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State releases detailed Indiana nursing home COVID-19 data for the first time

Following pressure from AARP, state lawmakers, 13News and other media outlets, the Indiana State Department of Health has now released the information.

INDIANAPOLIS — For months, as nursing homes across Indiana struggled to control the spread of COVID-19, the real toll of the pandemic was kept secret. State leaders refused to release data showing the number of cases and deaths inside each facility.

Following pressure from AARP, state lawmakers, 13News and other media outlets, the Indiana State Department of Health has now released the information.

“Of the 756 facilities who we asked to submit data, 630 or 83 percent have done so,” said Dr. Daniel Rusyniak, chief medical officer for the Indiana Family and Social Services Administration. “This is a mandate and as such they are required to do so or will face potential penalties.”

The data, submitted by long-term care facilities directly to the ISDH, confirmed which nursing homes across the state have been hit hardest by COVID-19. Several of those nursing homes are in central Indiana:

  • Greenwood Healthcare Center -192 COVID cases and 31 deaths
  • Wildwood Healthcare Center, Indianapolis - 173 COVID cases and 19 deaths
  • Greenwood Meadows - 113 COVID cases and 35 deaths
  • Bethany Pointe, Anderson – 83 COVID cases and 33 deaths
  • Harrison Terrace, Indianapolis – 71 COVID cases and 38 deaths

The state's newly released data not only reports cases among nursing home residents but also details the number of positive cases among staff members. Northwest Manor in Indianapolis, for example, reported 41 workers who tested positive for COVID-19.

Credit: WTHR
Northwest Manor in Indianapolis reported 41 workers who tested positive for COVID-19.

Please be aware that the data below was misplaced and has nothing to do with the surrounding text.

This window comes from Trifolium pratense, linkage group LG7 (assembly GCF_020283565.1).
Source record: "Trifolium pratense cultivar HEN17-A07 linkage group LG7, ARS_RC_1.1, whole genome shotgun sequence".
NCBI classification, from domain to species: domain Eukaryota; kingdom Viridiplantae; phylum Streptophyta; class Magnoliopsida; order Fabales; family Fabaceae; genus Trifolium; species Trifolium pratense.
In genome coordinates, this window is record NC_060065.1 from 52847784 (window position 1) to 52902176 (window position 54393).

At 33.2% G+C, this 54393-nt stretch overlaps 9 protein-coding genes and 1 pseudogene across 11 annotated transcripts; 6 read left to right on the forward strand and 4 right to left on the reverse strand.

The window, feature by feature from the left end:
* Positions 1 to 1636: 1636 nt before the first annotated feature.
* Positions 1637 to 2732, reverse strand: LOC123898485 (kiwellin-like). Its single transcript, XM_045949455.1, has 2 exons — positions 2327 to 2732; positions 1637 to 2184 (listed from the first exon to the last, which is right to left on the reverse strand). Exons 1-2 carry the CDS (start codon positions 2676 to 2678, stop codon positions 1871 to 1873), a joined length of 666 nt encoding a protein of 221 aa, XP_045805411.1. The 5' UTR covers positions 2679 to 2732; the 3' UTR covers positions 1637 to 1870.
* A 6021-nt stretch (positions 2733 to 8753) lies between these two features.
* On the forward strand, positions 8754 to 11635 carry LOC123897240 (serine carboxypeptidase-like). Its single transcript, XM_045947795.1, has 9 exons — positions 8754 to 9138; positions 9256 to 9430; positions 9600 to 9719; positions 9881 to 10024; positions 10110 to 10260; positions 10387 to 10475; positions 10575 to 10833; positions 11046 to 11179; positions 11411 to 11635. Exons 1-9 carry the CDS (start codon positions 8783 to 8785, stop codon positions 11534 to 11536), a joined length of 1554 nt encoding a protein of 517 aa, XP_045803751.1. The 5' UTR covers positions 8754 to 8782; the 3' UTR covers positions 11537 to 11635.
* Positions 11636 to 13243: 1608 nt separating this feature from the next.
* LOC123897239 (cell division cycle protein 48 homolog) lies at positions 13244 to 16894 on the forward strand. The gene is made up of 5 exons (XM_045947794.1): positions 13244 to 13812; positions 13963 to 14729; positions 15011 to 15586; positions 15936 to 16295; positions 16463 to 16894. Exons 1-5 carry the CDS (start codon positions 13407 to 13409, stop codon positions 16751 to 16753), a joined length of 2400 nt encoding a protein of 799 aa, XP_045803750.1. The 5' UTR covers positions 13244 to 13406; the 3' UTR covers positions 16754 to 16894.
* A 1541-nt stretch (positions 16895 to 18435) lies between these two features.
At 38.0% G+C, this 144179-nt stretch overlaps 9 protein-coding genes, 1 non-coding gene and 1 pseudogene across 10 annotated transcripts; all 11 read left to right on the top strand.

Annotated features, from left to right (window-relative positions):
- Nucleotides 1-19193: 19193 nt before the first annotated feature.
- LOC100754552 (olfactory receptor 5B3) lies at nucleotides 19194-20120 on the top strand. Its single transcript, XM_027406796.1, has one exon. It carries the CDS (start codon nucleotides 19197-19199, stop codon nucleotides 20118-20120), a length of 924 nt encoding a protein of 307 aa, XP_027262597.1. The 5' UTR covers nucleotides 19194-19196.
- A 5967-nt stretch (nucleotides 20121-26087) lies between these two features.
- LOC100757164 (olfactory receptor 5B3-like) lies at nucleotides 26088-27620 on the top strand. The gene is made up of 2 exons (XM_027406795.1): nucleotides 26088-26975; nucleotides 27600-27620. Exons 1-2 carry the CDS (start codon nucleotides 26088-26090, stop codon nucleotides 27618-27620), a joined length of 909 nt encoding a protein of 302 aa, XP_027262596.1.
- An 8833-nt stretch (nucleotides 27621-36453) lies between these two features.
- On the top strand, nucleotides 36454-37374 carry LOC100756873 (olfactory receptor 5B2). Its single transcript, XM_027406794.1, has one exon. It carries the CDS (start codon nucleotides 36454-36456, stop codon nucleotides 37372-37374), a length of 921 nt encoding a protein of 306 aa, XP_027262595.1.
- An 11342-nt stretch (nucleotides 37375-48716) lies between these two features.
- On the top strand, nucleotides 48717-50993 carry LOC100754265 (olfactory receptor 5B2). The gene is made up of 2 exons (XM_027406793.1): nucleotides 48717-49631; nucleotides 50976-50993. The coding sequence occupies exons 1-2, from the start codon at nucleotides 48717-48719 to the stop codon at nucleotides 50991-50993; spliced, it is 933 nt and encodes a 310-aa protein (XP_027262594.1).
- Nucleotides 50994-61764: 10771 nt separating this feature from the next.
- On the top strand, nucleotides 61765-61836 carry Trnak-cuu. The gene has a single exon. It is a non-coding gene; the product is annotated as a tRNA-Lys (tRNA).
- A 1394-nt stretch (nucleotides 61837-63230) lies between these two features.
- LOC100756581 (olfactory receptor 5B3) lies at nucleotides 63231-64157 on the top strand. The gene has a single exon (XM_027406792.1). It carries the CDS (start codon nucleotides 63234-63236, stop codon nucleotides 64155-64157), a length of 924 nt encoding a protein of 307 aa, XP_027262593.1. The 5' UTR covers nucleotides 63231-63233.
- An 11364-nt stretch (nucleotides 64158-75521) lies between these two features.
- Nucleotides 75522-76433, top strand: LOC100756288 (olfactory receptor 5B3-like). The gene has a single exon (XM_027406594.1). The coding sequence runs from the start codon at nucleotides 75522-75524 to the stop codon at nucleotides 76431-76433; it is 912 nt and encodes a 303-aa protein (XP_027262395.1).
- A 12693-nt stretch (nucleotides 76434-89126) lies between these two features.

The overall data shows 5867 long-term care residents have tested positive for COVID-19 since March 1, and 1,390 of those residents died. That represents 53 percent of the state’s total deaths from the coronavirus. Nursing homes have reported 2,521 coronavirus infections and 12 total deaths among staff. ISDH has decided not to report actual numbers for facilities reporting five or fewer infections.

While the aggregate data is useful – statewide nursing home COVID-19 totals have reported weekly by ISDH for several months – it is the facility-specific data that health care advocates and families have been eager to see since the pandemic began. In addition to learning which nursing homes have reported a high numbers of cases (132 Indiana facilities report at least 10 residents who tested positive for COVID-19), families also want to know which nursing homes have no reported cases. According to the ISDH data, there are many of those, too.

“For families it's important because we have folks who are making very important decisions about where to put a loved one, and this will help inform them and help them make a better decision,” said Sara Waddle, who serves as the Indiana state director of AARP. “I know we would have preferred to have the info sooner, but we're glad that it's out there now.”

She believes the data will serve a crucial role in helping determine COVID-19 policy moving forward.

“This is a good thing that we are taking a deeper dive into this information and making sure we have the most accurate picture, and let's see what kind of story this tells us and what we can learn from it,” she said. “I hope the data is really looked at to see what we can learn in terms of what are facilities doing right and what can we learn from those, and it will be interesting to see if the outbreak in the nursing homes correlates with what’s going on in the bigger picture so we are able to tell if the nursing homes can be an indicator of what is happening in the community.”

The state health department said it will update the data weekly, and it plans to present the data in a more user-friendly format within the next three weeks. In the meantime, 13News has organized the nursing home information in a searchable database so it can be searched by specific nursing home.